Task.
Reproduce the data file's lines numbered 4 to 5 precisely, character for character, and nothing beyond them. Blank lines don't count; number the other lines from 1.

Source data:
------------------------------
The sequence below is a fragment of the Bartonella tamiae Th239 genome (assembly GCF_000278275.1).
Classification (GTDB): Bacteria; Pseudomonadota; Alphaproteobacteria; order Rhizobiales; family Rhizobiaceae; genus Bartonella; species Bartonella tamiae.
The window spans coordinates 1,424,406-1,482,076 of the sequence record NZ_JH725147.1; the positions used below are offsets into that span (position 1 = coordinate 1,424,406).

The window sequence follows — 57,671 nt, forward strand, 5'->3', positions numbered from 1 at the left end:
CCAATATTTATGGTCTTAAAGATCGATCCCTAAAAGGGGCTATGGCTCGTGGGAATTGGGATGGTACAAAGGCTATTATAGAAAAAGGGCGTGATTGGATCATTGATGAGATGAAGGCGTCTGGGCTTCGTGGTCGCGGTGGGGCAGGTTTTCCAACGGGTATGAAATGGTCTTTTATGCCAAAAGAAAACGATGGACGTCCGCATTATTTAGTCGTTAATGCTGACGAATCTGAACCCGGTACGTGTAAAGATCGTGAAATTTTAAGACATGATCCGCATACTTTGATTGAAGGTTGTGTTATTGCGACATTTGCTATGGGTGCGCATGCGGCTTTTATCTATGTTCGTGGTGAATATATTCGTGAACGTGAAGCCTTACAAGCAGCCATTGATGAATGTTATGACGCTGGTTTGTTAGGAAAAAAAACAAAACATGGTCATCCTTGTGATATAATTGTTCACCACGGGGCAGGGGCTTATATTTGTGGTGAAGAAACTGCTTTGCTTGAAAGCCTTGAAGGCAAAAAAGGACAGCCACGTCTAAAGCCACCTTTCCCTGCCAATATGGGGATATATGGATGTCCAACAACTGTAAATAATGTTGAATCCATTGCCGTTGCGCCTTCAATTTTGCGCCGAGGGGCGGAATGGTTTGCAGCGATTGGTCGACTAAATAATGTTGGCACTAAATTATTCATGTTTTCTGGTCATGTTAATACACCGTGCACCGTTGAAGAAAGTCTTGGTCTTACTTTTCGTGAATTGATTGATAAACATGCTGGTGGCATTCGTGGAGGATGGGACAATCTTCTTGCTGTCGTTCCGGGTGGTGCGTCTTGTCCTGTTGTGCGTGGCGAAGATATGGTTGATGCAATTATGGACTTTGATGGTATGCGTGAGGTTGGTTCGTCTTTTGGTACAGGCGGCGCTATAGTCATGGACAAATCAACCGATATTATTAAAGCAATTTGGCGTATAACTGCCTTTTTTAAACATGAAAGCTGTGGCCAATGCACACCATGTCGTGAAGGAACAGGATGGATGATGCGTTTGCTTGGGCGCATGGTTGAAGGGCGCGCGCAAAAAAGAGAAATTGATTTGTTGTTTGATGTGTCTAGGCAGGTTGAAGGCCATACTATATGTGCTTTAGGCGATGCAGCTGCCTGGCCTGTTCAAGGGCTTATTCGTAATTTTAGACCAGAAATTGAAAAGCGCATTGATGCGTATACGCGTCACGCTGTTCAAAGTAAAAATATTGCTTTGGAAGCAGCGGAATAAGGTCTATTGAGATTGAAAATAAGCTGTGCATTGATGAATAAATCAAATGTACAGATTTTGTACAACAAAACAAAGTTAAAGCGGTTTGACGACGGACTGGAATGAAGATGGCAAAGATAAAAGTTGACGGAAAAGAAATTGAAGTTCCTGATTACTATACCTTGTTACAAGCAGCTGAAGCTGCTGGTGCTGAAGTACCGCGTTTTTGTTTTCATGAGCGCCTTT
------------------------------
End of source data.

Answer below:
The window sequence follows — 57,671 nt, forward strand, 5'->3', positions numbered from 1 at the left end:
CCAATATTTATGGTCTTAAAGATCGATCCCTAAAAGGGGCTATGGCTCGTGGGAATTGGGATGGTACAAAGGCTATTATAGAAAAAGGGCGTGATTGGATCATTGATGAGATGAAGGCGTCTGGGCTTCGTGGTCGCGGTGGGGCAGGTTTTCCAACGGGTATGAAATGGTCTTTTATGCCAAAAGAAAACGATGGACGTCCGCATTATTTAGTCGTTAATGCTGACGAATCTGAACCCGGTACGTGTAAAGATCGTGAAATTTTAAGACATGATCCGCATACTTTGATTGAAGGTTGTGTTATTGCGACATTTGCTATGGGTGCGCATGCGGCTTTTATCTATGTTCGTGGTGAATATATTCGTGAACGTGAAGCCTTACAAGCAGCCATTGATGAATGTTATGACGCTGGTTTGTTAGGAAAAAAAACAAAACATGGTCATCCTTGTGATATAATTGTTCACCACGGGGCAGGGGCTTATATTTGTGGTGAAGAAACTGCTTTGCTTGAAAGCCTTGAAGGCAAAAAAGGACAGCCACGTCTAAAGCCACCTTTCCCTGCCAATATGGGGATATATGGATGTCCAACAACTGTAAATAATGTTGAATCCATTGCCGTTGCGCCTTCAATTTTGCGCCGAGGGGCGGAATGGTTTGCAGCGATTGGTCGACTAAATAATGTTGGCACTAAATTATTCATGTTTTCTGGTCATGTTAATACACCGTGCACCGTTGAAGAAAGTCTTGGTCTTACTTTTCGTGAATTGATTGATAAACATGCTGGTGGCATTCGTGGAGGATGGGACAATCTTCTTGCTGTCGTTCCGGGTGGTGCGTCTTGTCCTGTTGTGCGTGGCGAAGATATGGTTGATGCAATTATGGACTTTGATGGTATGCGTGAGGTTGGTTCGTCTTTTGGTACAGGCGGCGCTATAGTCATGGACAAATCAACCGATATTATTAAAGCAATTTGGCGTATAACTGCCTTTTTTAAACATGAAAGCTGTGGCCAATGCACACCATGTCGTGAAGGAACAGGATGGATGATGCGTTTGCTTGGGCGCATGGTTGAAGGGCGCGCGCAAAAAAGAGAAATTGATTTGTTGTTTGATGTGTCTAGGCAGGTTGAAGGCCATACTATATGTGCTTTAGGCGATGCAGCTGCCTGGCCTGTTCAAGGGCTTATTCGTAATTTTAGACCAGAAATTGAAAAGCGCATTGATGCGTATACGCGTCACGCTGTTCAAAGTAAAAATATTGCTTTGGAAGCAGCGGAATAAGGTCTATTGAGATTGAAAATAAGCTGTGCATTGATGAATAAATCAAATGTACAGATTTTGTACAACAAAACAAAGTTAAAGCGGTTTGACGACGGACTGGAATGAAGATGGCAAAGATAAAAGTTGACGGAAAAGAAATTGAAGTTCCTGATTACTATACCTTGTTACAAGCAGCTGAAGCTGCTGGTGCTGAAGTACCGCGTTTTTGTTTTCATGAGCGCCTTT